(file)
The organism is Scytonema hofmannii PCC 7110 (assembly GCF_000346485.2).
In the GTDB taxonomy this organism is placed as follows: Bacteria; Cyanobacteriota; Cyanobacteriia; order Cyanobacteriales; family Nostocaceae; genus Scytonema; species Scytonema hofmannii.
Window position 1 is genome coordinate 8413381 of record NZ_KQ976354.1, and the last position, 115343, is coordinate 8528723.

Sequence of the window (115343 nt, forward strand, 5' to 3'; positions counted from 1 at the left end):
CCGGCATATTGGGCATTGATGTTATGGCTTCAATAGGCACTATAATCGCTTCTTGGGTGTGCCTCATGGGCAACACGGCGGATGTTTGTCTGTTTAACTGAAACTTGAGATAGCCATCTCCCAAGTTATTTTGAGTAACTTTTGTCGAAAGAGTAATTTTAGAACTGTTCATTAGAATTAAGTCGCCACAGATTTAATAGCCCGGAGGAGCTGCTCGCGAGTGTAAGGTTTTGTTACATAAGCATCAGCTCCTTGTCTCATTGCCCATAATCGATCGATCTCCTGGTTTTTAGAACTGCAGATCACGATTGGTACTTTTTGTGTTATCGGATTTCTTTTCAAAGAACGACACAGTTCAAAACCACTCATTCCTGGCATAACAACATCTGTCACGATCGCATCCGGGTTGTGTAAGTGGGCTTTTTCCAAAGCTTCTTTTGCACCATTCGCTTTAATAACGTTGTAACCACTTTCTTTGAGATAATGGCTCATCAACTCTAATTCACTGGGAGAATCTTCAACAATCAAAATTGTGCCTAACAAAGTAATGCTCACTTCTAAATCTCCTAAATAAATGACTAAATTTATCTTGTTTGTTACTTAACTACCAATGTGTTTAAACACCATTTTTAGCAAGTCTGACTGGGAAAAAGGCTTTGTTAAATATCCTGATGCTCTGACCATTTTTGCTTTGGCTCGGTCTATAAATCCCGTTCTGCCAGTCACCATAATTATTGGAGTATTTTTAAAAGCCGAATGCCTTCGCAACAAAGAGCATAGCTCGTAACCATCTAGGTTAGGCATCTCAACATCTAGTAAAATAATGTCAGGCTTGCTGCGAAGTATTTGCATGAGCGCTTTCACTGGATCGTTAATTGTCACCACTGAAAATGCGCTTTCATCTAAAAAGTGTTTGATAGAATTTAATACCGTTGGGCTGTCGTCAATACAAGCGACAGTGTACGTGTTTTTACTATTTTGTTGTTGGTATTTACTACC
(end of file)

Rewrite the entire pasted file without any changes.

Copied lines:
The organism is Scytonema hofmannii PCC 7110 (assembly GCF_000346485.2).
In the GTDB taxonomy this organism is placed as follows: Bacteria; Cyanobacteriota; Cyanobacteriia; order Cyanobacteriales; family Nostocaceae; genus Scytonema; species Scytonema hofmannii.
Window position 1 is genome coordinate 8413381 of record NZ_KQ976354.1, and the last position, 115343, is coordinate 8528723.

Sequence of the window (115343 nt, forward strand, 5' to 3'; positions counted from 1 at the left end):
CCGGCATATTGGGCATTGATGTTATGGCTTCAATAGGCACTATAATCGCTTCTTGGGTGTGCCTCATGGGCAACACGGCGGATGTTTGTCTGTTTAACTGAAACTTGAGATAGCCATCTCCCAAGTTATTTTGAGTAACTTTTGTCGAAAGAGTAATTTTAGAACTGTTCATTAGAATTAAGTCGCCACAGATTTAATAGCCCGGAGGAGCTGCTCGCGAGTGTAAGGTTTTGTTACATAAGCATCAGCTCCTTGTCTCATTGCCCATAATCGATCGATCTCCTGGTTTTTAGAACTGCAGATCACGATTGGTACTTTTTGTGTTATCGGATTTCTTTTCAAAGAACGACACAGTTCAAAACCACTCATTCCTGGCATAACAACATCTGTCACGATCGCATCCGGGTTGTGTAAGTGGGCTTTTTCCAAAGCTTCTTTTGCACCATTCGCTTTAATAACGTTGTAACCACTTTCTTTGAGATAATGGCTCATCAACTCTAATTCACTGGGAGAATCTTCAACAATCAAAATTGTGCCTAACAAAGTAATGCTCACTTCTAAATCTCCTAAATAAATGACTAAATTTATCTTGTTTGTTACTTAACTACCAATGTGTTTAAACACCATTTTTAGCAAGTCTGACTGGGAAAAAGGCTTTGTTAAATATCCTGATGCTCTGACCATTTTTGCTTTGGCTCGGTCTATAAATCCCGTTCTGCCAGTCACCATAATTATTGGAGTATTTTTAAAAGCCGAATGCCTTCGCAACAAAGAGCATAGCTCGTAACCATCTAGGTTAGGCATCTCAACATCTAGTAAAATAATGTCAGGCTTGCTGCGAAGTATTTGCATGAGCGCTTTCACTGGATCGTTAATTGTCACCACTGAAAATGCGCTTTCATCTAAAAAGTGTTTGATAGAATTTAATACCGTTGGGCTGTCGTCAATACAAGCGACAGTGTACGTGTTTTTACTATTTTGTTGTTGGTATTTACTACC